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FSU Tag Line

Eric Martin

Creating a night club atmosphere,
Martin delves into what it takes

By Megan Alvarez

On select Thursday nights throughout the 2016-17 academic year,  Frostburg State University students, along with the general public, are invited to enjoy live performances in a club-like atmosphere in the Manicur Assembly Hall. CES has titled this event series On The EDGE: a new underground club with the laid-back atmosphere of a back-alley room which has been converted to a club hangout where cutting-edge performers stretch the boundaries of their art. The Mexican jazz band, Troker which is billed as a “funk meets hip-hop meets mariachi meets metal” will perform Thursday, October 6 at 8:15 p.m.

The atmosphere and decor of the Manicur Assembly Hall for On the EDGE events is unlike any other. Walls completely covered from floor to ceiling in black drape surround a raised stage, a cash bar at the rear of the room, comfy couches, and paint-splattered tablecloths set the vibe for the evening.

However, creating this type of atmosphere does not come easy. Senior Eric Martin, Technical Service Manager for Lane University Center, provides insight into this in-depth process.

Typically, a crew of approximately eight student workers supervised by Tony Broadbent, Technical and Events Services Coordinator for the Lane University Center, begins to transform the hall the day before the event starting around three in the afternoon.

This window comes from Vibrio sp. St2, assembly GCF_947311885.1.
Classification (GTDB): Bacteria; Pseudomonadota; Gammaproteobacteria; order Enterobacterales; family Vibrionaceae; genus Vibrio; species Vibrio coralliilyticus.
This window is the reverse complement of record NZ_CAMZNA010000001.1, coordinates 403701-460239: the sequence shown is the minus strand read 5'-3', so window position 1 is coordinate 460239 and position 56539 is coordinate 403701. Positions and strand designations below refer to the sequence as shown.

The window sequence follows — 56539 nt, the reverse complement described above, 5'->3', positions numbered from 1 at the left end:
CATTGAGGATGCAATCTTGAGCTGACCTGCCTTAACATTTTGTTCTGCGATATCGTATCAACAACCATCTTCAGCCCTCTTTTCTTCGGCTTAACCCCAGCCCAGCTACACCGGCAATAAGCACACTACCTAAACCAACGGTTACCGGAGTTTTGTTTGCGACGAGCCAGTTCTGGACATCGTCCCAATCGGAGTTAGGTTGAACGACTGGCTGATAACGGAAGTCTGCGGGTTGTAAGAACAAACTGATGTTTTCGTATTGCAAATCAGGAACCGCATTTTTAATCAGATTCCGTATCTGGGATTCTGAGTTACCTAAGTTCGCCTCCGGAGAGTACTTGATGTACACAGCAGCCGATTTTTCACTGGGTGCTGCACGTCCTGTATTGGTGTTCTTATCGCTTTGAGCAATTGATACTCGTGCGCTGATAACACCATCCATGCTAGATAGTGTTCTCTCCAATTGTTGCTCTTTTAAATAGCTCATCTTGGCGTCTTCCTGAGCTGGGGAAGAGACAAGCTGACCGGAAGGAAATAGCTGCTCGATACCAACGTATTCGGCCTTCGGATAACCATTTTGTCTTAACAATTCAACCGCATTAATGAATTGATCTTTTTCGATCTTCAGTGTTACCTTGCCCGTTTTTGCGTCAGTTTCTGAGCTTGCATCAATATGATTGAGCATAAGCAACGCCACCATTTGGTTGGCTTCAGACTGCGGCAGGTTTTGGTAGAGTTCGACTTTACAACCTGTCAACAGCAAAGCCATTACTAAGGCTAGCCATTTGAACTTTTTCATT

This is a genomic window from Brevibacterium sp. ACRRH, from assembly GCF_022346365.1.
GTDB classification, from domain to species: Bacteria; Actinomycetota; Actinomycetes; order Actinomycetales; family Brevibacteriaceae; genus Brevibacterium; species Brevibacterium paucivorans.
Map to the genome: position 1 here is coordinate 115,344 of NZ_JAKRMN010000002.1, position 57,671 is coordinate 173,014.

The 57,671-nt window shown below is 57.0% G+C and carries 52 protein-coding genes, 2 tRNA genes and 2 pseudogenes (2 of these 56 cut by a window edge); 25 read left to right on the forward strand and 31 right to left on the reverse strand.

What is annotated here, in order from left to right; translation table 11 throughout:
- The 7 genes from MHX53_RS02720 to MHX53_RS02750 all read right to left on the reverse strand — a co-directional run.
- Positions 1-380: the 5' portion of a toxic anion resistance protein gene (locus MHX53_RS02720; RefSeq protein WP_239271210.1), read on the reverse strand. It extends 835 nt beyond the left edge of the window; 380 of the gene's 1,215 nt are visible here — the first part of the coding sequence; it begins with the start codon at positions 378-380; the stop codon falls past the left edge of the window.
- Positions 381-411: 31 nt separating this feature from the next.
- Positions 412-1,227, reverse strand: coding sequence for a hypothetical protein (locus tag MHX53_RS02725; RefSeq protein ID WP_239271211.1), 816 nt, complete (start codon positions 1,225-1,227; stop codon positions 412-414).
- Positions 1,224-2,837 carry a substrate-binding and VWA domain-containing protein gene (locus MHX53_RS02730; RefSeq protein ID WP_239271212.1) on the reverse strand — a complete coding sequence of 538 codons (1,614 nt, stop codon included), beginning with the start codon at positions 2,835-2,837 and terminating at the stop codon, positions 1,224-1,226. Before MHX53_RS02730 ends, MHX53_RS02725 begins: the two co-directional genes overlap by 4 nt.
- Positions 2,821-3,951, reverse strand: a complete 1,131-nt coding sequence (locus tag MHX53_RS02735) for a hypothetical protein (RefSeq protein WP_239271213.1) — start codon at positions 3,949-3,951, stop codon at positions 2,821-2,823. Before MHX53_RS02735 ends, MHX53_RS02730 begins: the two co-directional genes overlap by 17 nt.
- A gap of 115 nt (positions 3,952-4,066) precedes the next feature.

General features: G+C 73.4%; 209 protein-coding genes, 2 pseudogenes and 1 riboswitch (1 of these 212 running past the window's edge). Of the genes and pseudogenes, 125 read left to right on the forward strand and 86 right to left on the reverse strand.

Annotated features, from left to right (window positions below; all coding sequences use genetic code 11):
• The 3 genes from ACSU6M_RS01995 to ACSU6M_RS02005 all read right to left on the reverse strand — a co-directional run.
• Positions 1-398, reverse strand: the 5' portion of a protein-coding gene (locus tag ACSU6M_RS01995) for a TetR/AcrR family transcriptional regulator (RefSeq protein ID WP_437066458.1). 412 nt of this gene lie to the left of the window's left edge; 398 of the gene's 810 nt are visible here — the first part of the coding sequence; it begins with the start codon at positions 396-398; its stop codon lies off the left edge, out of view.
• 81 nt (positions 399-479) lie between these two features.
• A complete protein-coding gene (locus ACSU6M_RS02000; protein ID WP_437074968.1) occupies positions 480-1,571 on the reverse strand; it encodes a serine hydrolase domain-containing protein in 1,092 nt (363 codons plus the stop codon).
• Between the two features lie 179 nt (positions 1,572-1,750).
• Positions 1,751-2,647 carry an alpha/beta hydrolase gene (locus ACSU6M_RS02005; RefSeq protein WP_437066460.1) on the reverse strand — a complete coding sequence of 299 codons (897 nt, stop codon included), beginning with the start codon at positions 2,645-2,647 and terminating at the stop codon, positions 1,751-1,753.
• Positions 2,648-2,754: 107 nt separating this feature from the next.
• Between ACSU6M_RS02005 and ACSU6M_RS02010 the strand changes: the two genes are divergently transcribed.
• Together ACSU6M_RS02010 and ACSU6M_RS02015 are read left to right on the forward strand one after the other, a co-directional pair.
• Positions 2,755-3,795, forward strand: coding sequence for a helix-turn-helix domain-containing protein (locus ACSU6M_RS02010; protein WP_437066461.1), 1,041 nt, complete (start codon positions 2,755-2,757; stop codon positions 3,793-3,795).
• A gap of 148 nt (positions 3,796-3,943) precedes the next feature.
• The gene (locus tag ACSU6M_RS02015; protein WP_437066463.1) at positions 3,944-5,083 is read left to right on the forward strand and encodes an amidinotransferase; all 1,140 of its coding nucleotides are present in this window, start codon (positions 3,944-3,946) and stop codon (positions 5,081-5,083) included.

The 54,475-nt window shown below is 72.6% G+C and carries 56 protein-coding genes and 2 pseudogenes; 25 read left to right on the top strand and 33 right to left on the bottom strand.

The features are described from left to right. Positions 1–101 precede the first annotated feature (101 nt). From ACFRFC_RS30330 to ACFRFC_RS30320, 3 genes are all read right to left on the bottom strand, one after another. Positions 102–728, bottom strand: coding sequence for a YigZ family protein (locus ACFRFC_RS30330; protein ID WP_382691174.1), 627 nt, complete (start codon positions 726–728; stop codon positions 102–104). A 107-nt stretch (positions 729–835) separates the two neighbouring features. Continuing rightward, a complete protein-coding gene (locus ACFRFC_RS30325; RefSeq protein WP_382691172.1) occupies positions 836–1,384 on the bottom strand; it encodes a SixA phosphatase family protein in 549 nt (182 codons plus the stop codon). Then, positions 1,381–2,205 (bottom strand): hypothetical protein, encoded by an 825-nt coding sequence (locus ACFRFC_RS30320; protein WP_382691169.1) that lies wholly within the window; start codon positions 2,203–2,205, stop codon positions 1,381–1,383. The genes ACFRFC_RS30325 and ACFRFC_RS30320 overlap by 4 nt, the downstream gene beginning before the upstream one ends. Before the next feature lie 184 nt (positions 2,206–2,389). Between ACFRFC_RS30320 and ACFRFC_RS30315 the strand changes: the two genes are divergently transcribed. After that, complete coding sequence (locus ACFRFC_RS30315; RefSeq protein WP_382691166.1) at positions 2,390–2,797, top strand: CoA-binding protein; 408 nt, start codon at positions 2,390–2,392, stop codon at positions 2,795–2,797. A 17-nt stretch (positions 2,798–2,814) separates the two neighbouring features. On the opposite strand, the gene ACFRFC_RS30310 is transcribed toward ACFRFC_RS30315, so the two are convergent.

According to Martin, “The hardest part is draping the entire room. The drape makes the room feel more like a nightclub. It’s what makes On The EDGE so unique, but it’s the most time-consuming part of the setup.” 

On the other hand, Martin explains the floor plan “starts to become a habit” because the crew has “almost the same people working the flip” for these events. However, Martin explains that the stage setup is different for every event and the lighting and sound design are centered around [each] performance. When it comes to lighting design, the crew tries to “complement the artist, but not draw too much attention away from them.”

Martin further explains, “A comedy show will have more of a single look and no moving lights. A band, on the other hand, will have multiple moving lights. For a sound design, it's the same way. A sound design for a band requires a long sound check to make sure all mics work correctly and that the artist is happy with what’s coming out of their monitors. For a comedian, all we have to do is make sure their mic is on.”

Once the technical needs of a show is completed, Martin says, his favorite part is getting to watch the performance.

Martin closes by saying “After spending hours setting up and preparing for the event to start, being able to watch the event gives a sense of completion in my eyes.”


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